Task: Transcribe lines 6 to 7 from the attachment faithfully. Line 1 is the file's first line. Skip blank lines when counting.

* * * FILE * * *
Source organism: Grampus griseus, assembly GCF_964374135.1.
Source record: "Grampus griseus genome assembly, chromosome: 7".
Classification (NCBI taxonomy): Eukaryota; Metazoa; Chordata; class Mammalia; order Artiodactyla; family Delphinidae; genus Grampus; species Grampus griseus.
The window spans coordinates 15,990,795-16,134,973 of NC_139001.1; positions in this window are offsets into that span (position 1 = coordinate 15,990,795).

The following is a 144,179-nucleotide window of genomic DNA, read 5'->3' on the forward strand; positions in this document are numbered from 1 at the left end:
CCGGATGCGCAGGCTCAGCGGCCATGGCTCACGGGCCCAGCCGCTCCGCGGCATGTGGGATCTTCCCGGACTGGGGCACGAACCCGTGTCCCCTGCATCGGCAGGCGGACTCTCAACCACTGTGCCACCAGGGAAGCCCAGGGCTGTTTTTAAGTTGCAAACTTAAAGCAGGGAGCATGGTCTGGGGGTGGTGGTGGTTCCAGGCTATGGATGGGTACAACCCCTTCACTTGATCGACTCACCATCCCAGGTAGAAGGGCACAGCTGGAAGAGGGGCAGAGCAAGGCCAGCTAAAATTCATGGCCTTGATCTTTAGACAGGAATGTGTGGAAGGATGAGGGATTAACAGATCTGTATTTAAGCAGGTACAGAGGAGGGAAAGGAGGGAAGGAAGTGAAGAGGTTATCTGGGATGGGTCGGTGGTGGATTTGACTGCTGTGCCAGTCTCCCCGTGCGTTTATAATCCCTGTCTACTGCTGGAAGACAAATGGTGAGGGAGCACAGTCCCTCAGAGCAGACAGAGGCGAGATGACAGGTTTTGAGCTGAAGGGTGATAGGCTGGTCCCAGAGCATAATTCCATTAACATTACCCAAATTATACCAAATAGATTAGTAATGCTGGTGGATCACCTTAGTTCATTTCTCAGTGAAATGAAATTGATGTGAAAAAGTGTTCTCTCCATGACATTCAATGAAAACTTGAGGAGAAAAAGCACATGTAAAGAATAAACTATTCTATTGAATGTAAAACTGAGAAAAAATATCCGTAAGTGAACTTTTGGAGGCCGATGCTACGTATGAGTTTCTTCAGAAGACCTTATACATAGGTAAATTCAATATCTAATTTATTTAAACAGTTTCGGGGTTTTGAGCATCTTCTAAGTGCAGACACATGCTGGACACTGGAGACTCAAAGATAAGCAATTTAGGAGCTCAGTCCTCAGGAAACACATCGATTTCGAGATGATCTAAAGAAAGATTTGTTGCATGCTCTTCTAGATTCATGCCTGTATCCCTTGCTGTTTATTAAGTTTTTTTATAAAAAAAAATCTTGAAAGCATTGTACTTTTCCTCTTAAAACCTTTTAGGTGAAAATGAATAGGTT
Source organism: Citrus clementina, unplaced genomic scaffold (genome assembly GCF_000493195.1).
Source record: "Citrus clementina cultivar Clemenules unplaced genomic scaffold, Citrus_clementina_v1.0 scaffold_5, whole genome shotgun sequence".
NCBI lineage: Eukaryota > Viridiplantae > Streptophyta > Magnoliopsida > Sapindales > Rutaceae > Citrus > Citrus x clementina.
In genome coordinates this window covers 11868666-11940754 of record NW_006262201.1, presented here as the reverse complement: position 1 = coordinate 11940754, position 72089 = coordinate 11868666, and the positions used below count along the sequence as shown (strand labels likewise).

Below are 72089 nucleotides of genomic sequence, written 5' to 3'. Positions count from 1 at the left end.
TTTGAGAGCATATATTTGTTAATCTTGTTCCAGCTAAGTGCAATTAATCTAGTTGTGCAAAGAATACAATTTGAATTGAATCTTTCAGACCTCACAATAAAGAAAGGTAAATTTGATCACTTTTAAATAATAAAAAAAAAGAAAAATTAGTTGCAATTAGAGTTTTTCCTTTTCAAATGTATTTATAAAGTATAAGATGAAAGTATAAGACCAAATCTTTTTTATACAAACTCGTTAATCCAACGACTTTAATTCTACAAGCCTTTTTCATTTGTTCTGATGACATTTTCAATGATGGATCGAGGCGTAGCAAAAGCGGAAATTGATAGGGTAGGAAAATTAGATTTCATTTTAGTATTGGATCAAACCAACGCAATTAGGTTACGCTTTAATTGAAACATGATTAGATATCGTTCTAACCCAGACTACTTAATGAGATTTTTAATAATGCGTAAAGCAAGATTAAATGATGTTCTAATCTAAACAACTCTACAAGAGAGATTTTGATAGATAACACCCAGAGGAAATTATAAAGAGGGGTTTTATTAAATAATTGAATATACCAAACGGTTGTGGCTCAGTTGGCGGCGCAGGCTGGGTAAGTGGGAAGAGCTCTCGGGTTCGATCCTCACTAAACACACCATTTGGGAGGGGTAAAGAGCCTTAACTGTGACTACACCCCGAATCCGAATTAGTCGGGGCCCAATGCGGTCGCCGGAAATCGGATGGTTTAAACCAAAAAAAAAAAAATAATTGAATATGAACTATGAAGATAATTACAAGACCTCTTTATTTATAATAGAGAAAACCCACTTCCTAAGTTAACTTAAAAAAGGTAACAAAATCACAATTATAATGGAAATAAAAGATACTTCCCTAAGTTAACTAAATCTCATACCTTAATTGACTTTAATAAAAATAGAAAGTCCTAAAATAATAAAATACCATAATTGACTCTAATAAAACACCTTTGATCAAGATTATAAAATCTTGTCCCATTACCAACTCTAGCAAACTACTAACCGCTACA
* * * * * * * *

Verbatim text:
CCGGATGCGCAGGCTCAGCGGCCATGGCTCACGGGCCCAGCCGCTCCGCGGCATGTGGGATCTTCCCGGACTGGGGCACGAACCCGTGTCCCCTGCATCGGCAGGCGGACTCTCAACCACTGTGCCACCAGGGAAGCCCAGGGCTGTTTTTAAGTTGCAAACTTAAAGCAGGGAGCATGGTCTGGGGGTGGTGGTGGTTCCAGGCTATGGATGGGTACAACCCCTTCACTTGATCGACTCACCATCCCAGGTAGAAGGGCACAGCTGGAAGAGGGGCAGAGCAAGGCCAGCTAAAATTCATGGCCTTGATCTTTAGACAGGAATGTGTGGAAGGATGAGGGATTAACAGATCTGTATTTAAGCAGGTACAGAGGAGGGAAAGGAGGGAAGGAAGTGAAGAGGTTATCTGGGATGGGTCGGTGGTGGATTTGACTGCTGTGCCAGTCTCCCCGTGCGTTTATAATCCCTGTCTACTGCTGGAAGACAAATGGTGAGGGAGCACAGTCCCTCAGAGCAGACAGAGGCGAGATGACAGGTTTTGAGCTGAAGGGTGATAGGCTGGTCCCAGAGCATAATTCCATTAACATTACCCAAATTATACCAAATAGATTAGTAATGCTGGTGGATCACCTTAGTTCATTTCTCAGTGAAATGAAATTGATGTGAAAAAGTGTTCTCTCCATGACATTCAATGAAAACTTGAGGAGAAAAAGCACATGTAAAGAATAAACTATTCTATTGAATGTAAAACTGAGAAAAAATATCCGTAAGTGAACTTTTGGAGGCCGATGCTACGTATGAGTTTCTTCAGAAGACCTTATACATAGGTAAATTCAATATCTAATTTATTTAAACAGTTTCGGGGTTTTGAGCATCTTCTAAGTGCAGACACATGCTGGACACTGGAGACTCAAAGATAAGCAATTTAGGAGCTCAGTCCTCAGGAAACACATCGATTTCGAGATGATCTAAAGAAAGATTTGTTGCATGCTCTTCTAGATTCATGCCTGTATCCCTTGCTGTTTATTAAGTTTTTTTATAAAAAAAAATCTTGAAAGCATTGTACTTTTCCTCTTAAAACCTTTTAGGTGAAAATGAATAGGTT
Source organism: Citrus clementina, unplaced genomic scaffold (genome assembly GCF_000493195.1).